Walker's intention of moving to Cornwall to set up a silk factory was interupted by the First World War. For the duration of the war, as a textile manufacturer now producing cloth for war uniforms, Walker was exempt from war service.
The major buyer of Vigil Silks and silk from Walker’s family business was T M Heron & Company, who made the silk into blouses to sell back to the retail trade. The son, Tom Heron (1890-1983), was a Fabian socialist and pacifist and a prime mover in the Leeds Art Club, a radical group with an appreciation of modern art. Walker and Heron became great friends and proposed to form a company run on liberal socialist ideals, an idea opposed by both sets of parents.
Already with an eye for design, as well as sound business acumen, in 1917 Walker commissioned Edward McKnight Kauffer (1899-1954) to design the first of three posters for Vigil silk. Walker was so successful he opened a small shop in Sloane Street, London when I sold silk only in colours, stripe designs and in pure abstract and conventional patterns.
In Yorkshire and on business trips to London Walker had become increasingly friendly with avante-garde artists, having previously made contact with members of the short lived Vorcist group of whom Edward McKnight Kauffer was a member. Some of this group had designed textiles for the Omega Workshops (1913-1919), which must have been influential in Walker’s ideas of establishing a business in Newlyn.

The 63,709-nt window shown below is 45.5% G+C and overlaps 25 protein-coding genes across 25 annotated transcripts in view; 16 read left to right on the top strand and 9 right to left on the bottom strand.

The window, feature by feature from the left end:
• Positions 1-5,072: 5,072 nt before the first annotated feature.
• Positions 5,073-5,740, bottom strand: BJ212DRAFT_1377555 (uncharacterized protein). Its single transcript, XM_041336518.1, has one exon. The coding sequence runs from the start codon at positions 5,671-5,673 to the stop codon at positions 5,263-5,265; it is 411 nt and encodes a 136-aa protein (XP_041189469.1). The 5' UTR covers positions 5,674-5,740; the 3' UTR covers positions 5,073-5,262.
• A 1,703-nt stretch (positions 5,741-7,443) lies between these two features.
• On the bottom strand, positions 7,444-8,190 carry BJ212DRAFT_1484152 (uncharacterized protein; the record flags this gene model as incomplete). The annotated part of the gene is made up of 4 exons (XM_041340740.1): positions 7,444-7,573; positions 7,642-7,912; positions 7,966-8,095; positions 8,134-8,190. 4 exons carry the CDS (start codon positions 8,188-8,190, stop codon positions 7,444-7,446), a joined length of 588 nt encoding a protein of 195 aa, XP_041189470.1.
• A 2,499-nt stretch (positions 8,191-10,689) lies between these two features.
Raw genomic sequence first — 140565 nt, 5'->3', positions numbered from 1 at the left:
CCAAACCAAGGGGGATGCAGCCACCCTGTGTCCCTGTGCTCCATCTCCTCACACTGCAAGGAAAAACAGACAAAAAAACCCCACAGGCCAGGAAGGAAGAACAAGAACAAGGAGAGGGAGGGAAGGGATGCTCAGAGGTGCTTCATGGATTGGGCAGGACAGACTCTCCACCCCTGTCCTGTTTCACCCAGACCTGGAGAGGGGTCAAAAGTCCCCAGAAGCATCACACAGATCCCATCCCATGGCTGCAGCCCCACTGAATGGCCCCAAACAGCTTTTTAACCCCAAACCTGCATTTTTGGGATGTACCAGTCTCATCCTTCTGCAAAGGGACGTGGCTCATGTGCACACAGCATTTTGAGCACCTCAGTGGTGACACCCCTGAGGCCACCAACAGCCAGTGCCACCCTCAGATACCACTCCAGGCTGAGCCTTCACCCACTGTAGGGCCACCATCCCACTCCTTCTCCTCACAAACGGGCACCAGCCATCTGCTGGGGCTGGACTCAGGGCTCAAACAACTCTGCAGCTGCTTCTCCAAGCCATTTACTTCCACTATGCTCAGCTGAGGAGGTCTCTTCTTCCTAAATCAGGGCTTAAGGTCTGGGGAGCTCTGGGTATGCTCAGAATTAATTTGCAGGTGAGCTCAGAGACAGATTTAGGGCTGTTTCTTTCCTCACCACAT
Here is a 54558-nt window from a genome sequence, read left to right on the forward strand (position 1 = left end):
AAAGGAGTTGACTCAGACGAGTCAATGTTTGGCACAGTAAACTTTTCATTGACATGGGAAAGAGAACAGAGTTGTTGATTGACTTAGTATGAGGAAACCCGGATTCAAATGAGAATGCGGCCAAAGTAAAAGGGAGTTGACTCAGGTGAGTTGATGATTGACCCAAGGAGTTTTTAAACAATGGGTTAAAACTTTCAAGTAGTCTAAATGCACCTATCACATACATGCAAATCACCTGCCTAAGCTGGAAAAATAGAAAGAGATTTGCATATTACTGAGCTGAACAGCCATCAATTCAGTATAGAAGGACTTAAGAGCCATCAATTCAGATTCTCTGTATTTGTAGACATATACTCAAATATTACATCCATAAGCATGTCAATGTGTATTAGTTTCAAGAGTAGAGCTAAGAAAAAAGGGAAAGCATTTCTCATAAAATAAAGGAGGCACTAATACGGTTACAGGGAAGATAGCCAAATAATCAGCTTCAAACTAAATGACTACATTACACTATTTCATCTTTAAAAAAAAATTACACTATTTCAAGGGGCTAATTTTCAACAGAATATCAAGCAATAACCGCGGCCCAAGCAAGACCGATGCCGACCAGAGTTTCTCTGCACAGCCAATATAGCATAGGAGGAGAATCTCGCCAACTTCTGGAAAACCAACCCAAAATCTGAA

After the war Walker moved to Newlyn, married Kay and bought Myrtle Cottage (the Myrtage) for them. He realized that the artistic environment at Newlyn was one where an experimental venture might flourish and in 1920 founded Cryséde with Kay.
The aim of Cryséde is not power but beauty. Walker created a brand, making Cryséde designs exclusive to the modern middle class woman. …My principle was to carry modern feeling, as expressed in modern design, into the fabrics themselves.* It is thought the name came from Chaucer’s poem “Troilus and Criseyde” reminiscent of medieval England.
In 1919 Walker purchased a row of three derelict fishermen’s cottages in Sambo’s Row, Newlyn which he converted into a factory with a shop in a downstairs room. Ready processed silk in fashionable spots, stripes and checks was sent down from his family’s Yorkshire firm, now run by his brother, to be made into garments in Newlyn. Demand increased so machinery from Yorkshire was brought down, to produce Vigil Silk in the same spots, stripes and checks previously produced.
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